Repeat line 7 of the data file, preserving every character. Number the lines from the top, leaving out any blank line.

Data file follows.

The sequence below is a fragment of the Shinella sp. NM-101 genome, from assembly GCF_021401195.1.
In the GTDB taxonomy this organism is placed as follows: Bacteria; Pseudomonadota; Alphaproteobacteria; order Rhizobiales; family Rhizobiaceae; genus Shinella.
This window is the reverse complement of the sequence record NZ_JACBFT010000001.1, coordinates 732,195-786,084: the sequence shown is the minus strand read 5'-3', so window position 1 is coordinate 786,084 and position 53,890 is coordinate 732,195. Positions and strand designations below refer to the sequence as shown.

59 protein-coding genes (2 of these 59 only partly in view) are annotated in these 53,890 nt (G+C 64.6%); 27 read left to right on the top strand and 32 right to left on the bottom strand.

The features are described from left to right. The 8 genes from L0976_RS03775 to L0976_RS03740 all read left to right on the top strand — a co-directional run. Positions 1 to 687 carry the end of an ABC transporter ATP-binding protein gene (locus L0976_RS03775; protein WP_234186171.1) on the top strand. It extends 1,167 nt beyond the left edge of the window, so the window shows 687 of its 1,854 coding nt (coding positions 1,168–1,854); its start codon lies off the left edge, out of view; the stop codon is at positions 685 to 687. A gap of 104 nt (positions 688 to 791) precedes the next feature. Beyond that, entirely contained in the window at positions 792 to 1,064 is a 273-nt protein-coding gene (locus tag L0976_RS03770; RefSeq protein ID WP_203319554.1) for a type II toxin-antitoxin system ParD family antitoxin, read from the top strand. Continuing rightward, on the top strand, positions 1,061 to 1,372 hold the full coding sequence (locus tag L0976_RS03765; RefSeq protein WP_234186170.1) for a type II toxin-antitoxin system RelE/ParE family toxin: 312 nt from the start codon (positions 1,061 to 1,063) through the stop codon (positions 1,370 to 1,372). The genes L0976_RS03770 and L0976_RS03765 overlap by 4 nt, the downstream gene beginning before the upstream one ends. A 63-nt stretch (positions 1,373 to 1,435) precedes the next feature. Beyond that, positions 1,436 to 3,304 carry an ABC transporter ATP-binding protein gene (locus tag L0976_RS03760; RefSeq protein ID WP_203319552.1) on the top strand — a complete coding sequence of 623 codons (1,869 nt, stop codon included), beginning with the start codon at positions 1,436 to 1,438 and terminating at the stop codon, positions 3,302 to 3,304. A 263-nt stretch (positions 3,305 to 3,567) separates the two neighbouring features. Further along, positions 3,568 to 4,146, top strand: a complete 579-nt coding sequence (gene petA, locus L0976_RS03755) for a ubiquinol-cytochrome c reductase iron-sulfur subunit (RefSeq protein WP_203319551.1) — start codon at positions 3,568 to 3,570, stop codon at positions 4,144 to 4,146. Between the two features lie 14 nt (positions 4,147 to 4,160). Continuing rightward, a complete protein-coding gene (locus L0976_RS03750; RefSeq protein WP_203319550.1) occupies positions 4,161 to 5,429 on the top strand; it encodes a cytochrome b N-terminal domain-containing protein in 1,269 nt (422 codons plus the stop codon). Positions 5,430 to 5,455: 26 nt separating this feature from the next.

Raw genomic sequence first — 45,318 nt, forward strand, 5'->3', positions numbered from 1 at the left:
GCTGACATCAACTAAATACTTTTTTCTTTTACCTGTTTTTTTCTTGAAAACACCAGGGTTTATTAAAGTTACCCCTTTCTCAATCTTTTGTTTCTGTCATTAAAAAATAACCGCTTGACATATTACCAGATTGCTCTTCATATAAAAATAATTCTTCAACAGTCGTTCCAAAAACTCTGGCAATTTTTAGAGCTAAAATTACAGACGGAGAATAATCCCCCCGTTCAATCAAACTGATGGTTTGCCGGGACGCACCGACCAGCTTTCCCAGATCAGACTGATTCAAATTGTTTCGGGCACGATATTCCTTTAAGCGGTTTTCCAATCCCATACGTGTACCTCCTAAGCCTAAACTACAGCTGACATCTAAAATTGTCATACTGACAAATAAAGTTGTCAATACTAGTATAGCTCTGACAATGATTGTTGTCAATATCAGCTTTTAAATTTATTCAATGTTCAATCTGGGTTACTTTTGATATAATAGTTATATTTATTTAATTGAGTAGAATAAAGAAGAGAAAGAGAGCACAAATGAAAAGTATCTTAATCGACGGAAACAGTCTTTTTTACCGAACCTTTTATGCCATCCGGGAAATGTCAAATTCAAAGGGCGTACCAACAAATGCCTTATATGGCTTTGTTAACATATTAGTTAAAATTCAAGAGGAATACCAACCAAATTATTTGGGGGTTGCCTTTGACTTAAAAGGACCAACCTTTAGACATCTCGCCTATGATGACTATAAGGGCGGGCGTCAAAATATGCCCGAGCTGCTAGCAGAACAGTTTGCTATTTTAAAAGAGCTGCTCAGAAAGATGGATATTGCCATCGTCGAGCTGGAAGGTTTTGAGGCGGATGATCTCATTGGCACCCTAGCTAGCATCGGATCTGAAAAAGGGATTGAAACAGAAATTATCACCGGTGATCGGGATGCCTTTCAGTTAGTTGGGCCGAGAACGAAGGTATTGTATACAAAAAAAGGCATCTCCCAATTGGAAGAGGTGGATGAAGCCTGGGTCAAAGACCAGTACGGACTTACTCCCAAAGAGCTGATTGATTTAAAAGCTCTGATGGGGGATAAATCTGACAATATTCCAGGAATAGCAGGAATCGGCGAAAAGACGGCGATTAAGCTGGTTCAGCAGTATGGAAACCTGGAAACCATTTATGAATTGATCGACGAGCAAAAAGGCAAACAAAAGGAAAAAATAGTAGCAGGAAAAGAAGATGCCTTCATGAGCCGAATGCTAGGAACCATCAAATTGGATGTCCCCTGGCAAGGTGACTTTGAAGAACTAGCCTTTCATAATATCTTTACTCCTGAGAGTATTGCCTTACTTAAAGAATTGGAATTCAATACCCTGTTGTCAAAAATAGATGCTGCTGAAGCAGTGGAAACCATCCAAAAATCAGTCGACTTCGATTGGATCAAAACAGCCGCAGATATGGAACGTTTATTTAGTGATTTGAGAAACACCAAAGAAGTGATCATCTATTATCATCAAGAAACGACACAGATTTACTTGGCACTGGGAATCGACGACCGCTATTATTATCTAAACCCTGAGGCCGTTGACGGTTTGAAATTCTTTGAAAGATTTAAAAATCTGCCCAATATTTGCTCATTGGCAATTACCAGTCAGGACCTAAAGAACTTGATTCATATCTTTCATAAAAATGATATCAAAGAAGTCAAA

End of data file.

GCTGACATCAACTAAATACTTTTTTCTTTTACCTGTTTTTTTCTTGAAAACACCAGGGTTTATTAAAGTTACCCCTTTCTCAATCTTTTGTTTCTGTCATTAAAAAATAACCGCTTGACATATTACCAGATTGCTCTTCATATAAAAATAATTCTTCAACAGTCGTTCCAAAAACTCTGGCAATTTTTAGAGCTAAAATTACAGACGGAGAATAATCCCCCCGTTCAATCAAACTGATGGTTTGCCGGGACGCACCGACCAGCTTTCCCAGATCAGACTGATTCAAATTGTTTCGGGCACGATATTCCTTTAAGCGGTTTTCCAATCCCATACGTGTACCTCCTAAGCCTAAACTACAGCTGACATCTAAAATTGTCATACTGACAAATAAAGTTGTCAATACTAGTATAGCTCTGACAATGATTGTTGTCAATATCAGCTTTTAAATTTATTCAATGTTCAATCTGGGTTACTTTTGATATAATAGTTATATTTATTTAATTGAGTAGAATAAAGAAGAGAAAGAGAGCACAAATGAAAAGTATCTTAATCGACGGAAACAGTCTTTTTTACCGAACCTTTTATGCCATCCGGGAAATGTCAAATTCAAAGGGCGTACCAACAAATGCCTTATATGGCTTTGTTAACATATTAGTTAAAATTCAAGAGGAATACCAACCAAATTATTTGGGGGTTGCCTTTGACTTAAAAGGACCAACCTTTAGACATCTCGCCTATGATGACTATAAGGGCGGGCGTCAAAATATGCCCGAGCTGCTAGCAGAACAGTTTGCTATTTTAAAAGAGCTGCTCAGAAAGATGGATATTGCCATCGTCGAGCTGGAAGGTTTTGAGGCGGATGATCTCATTGGCACCCTAGCTAGCATCGGATCTGAAAAAGGGATTGAAACAGAAATTATCACCGGTGATCGGGATGCCTTTCAGTTAGTTGGGCCGAGAACGAAGGTATTGTATACAAAAAAAGGCATCTCCCAATTGGAAGAGGTGGATGAAGCCTGGGTCAAAGACCAGTACGGACTTACTCCCAAAGAGCTGATTGATTTAAAAGCTCTGATGGGGGATAAATCTGACAATATTCCAGGAATAGCAGGAATCGGCGAAAAGACGGCGATTAAGCTGGTTCAGCAGTATGGAAACCTGGAAACCATTTATGAATTGATCGACGAGCAAAAAGGCAAACAAAAGGAAAAAATAGTAGCAGGAAAAGAAGATGCCTTCATGAGCCGAATGCTAGGAACCATCAAATTGGATGTCCCCTGGCAAGGTGACTTTGAAGAACTAGCCTTTCATAATATCTTTACTCCTGAGAGTATTGCCTTACTTAAAGAATTGGAATTCAATACCCTGTTGTCAAAAATAGATGCTGCTGAAGCAGTGGAAACCATCCAAAAATCAGTCGACTTCGATTGGATCAAAACAGCCGCAGATATGGAACGTTTATTTAGTGATTTGAGAAACACCAAAGAAGTGATCATCTATTATCATCAAGAAACGACACAGATTTACTTGGCACTGGGAATCGACGACCGCTATTATTATCTAAACCCTGAGGCCGTTGACGGTTTGAAATTCTTTGAAAGATTTAAAAATCTGCCCAATATTTGCTCATTGGCAATTACCAGTCAGGACCTAAAGAACTTGATTCATATCTTTCATAAAAATGATATCAAAGAAGTCAAA